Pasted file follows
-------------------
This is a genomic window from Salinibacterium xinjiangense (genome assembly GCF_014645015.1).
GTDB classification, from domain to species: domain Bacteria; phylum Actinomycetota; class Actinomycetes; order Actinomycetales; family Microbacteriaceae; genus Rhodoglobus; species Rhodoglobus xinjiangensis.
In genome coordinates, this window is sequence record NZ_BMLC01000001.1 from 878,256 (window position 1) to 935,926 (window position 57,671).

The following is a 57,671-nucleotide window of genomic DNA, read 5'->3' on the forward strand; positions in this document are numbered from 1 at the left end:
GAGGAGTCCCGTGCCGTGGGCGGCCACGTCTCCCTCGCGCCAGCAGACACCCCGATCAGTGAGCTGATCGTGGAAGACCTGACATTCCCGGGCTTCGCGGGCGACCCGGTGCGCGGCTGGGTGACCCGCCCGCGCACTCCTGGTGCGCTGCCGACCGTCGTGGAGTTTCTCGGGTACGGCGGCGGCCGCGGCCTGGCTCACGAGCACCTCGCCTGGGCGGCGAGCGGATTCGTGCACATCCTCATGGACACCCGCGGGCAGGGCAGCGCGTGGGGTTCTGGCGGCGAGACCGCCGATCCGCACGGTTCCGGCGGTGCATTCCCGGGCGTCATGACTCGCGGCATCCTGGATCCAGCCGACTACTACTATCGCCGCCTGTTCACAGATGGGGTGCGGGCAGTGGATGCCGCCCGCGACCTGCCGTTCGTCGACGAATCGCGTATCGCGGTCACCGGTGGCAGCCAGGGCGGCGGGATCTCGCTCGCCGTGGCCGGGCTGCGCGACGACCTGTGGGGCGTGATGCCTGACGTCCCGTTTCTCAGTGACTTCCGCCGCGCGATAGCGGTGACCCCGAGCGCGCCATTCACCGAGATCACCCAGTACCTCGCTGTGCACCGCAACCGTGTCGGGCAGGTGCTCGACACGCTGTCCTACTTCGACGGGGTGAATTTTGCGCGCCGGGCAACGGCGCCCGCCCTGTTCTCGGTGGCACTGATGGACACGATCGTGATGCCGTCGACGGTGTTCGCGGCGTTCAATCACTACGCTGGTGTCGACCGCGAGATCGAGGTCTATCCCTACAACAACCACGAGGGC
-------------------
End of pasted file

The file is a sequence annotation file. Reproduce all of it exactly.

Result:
This is a genomic window from Salinibacterium xinjiangense (genome assembly GCF_014645015.1).
GTDB classification, from domain to species: domain Bacteria; phylum Actinomycetota; class Actinomycetes; order Actinomycetales; family Microbacteriaceae; genus Rhodoglobus; species Rhodoglobus xinjiangensis.
In genome coordinates, this window is sequence record NZ_BMLC01000001.1 from 878,256 (window position 1) to 935,926 (window position 57,671).

The following is a 57,671-nucleotide window of genomic DNA, read 5'->3' on the forward strand; positions in this document are numbered from 1 at the left end:
GAGGAGTCCCGTGCCGTGGGCGGCCACGTCTCCCTCGCGCCAGCAGACACCCCGATCAGTGAGCTGATCGTGGAAGACCTGACATTCCCGGGCTTCGCGGGCGACCCGGTGCGCGGCTGGGTGACCCGCCCGCGCACTCCTGGTGCGCTGCCGACCGTCGTGGAGTTTCTCGGGTACGGCGGCGGCCGCGGCCTGGCTCACGAGCACCTCGCCTGGGCGGCGAGCGGATTCGTGCACATCCTCATGGACACCCGCGGGCAGGGCAGCGCGTGGGGTTCTGGCGGCGAGACCGCCGATCCGCACGGTTCCGGCGGTGCATTCCCGGGCGTCATGACTCGCGGCATCCTGGATCCAGCCGACTACTACTATCGCCGCCTGTTCACAGATGGGGTGCGGGCAGTGGATGCCGCCCGCGACCTGCCGTTCGTCGACGAATCGCGTATCGCGGTCACCGGTGGCAGCCAGGGCGGCGGGATCTCGCTCGCCGTGGCCGGGCTGCGCGACGACCTGTGGGGCGTGATGCCTGACGTCCCGTTTCTCAGTGACTTCCGCCGCGCGATAGCGGTGACCCCGAGCGCGCCATTCACCGAGATCACCCAGTACCTCGCTGTGCACCGCAACCGTGTCGGGCAGGTGCTCGACACGCTGTCCTACTTCGACGGGGTGAATTTTGCGCGCCGGGCAACGGCGCCCGCCCTGTTCTCGGTGGCACTGATGGACACGATCGTGATGCCGTCGACGGTGTTCGCGGCGTTCAATCACTACGCTGGTGTCGACCGCGAGATCGAGGTCTATCCCTACAACAACCACGAGGGC